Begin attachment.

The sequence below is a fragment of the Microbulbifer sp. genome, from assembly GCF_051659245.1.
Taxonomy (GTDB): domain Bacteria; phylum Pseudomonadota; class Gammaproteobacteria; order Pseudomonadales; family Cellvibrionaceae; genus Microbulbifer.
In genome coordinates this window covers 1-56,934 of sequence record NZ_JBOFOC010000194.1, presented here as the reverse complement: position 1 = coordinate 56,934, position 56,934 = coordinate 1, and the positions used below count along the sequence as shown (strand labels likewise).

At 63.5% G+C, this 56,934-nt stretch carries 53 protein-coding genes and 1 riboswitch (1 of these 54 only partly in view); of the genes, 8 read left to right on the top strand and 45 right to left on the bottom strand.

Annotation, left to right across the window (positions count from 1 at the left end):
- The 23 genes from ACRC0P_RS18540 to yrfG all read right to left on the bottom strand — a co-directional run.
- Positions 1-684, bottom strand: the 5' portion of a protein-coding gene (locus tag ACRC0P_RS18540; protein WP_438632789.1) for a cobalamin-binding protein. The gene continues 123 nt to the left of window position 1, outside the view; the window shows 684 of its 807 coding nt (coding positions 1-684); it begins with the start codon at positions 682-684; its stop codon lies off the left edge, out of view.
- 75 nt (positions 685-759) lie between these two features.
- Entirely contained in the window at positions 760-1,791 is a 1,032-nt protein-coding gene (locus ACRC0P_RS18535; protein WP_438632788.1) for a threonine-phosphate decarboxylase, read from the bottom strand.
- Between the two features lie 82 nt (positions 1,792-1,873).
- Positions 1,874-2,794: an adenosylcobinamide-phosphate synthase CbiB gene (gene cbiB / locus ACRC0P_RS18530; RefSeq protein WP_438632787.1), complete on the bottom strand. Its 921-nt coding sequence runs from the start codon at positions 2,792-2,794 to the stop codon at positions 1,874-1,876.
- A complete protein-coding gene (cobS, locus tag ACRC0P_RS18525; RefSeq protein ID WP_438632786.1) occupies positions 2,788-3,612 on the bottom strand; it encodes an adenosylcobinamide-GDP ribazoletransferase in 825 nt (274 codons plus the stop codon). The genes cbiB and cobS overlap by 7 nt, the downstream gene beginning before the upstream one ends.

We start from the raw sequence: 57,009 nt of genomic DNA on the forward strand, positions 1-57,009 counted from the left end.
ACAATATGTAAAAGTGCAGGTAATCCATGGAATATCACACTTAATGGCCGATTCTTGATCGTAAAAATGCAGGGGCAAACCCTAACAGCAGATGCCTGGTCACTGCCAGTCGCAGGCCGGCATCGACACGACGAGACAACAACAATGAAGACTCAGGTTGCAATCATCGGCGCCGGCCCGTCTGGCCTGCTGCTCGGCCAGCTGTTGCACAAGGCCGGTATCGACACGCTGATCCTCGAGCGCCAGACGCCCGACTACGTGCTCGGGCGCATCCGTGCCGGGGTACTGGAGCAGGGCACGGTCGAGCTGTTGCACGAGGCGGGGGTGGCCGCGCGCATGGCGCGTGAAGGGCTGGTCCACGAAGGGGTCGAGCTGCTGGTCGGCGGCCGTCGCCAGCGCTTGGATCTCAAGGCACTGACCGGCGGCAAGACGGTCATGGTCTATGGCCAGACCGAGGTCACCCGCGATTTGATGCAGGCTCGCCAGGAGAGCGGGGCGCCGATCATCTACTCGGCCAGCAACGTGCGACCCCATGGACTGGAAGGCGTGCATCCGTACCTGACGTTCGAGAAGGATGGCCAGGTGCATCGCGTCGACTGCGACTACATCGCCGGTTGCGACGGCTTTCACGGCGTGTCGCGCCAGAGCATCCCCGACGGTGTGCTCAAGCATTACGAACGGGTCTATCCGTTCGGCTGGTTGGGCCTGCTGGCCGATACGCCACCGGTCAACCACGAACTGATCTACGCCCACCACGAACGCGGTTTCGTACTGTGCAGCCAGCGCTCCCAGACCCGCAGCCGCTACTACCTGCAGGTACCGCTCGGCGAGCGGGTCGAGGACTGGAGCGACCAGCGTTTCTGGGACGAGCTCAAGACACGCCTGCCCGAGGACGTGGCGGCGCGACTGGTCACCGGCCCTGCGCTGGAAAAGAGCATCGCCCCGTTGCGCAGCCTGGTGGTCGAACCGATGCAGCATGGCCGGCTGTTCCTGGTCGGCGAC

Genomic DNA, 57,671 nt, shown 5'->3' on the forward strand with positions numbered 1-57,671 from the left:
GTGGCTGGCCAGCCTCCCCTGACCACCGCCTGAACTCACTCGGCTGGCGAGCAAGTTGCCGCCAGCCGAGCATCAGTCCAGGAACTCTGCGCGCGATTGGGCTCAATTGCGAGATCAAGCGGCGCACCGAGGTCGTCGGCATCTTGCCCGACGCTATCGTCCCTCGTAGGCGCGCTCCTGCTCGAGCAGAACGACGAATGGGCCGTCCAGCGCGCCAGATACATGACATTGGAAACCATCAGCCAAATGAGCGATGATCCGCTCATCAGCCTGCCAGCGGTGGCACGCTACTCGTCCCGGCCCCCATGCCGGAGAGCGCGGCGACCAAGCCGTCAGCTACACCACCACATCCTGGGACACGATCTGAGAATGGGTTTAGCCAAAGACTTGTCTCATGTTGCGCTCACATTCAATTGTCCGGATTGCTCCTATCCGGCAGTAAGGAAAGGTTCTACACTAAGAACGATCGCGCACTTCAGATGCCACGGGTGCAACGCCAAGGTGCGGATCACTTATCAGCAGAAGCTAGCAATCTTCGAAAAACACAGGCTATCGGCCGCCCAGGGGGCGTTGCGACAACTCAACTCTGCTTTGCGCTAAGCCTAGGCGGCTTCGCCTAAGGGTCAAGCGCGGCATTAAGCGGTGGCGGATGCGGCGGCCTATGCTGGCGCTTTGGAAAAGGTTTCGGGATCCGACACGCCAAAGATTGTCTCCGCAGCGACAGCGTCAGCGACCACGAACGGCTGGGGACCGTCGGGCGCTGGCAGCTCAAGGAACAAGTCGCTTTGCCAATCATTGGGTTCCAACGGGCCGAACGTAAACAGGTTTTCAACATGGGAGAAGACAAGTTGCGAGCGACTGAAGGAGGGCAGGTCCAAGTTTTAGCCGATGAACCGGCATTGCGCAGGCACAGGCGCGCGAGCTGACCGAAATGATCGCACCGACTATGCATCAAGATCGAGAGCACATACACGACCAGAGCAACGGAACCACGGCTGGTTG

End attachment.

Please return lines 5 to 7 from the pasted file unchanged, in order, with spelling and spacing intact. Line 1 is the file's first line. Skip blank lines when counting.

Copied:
Annotation, left to right across the window (positions count from 1 at the left end):
- The 23 genes from ACRC0P_RS18540 to yrfG all read right to left on the bottom strand — a co-directional run.
- Positions 1-684, bottom strand: the 5' portion of a protein-coding gene (locus tag ACRC0P_RS18540; protein WP_438632789.1) for a cobalamin-binding protein. The gene continues 123 nt to the left of window position 1, outside the view; the window shows 684 of its 807 coding nt (coding positions 1-684); it begins with the start codon at positions 682-684; its stop codon lies off the left edge, out of view.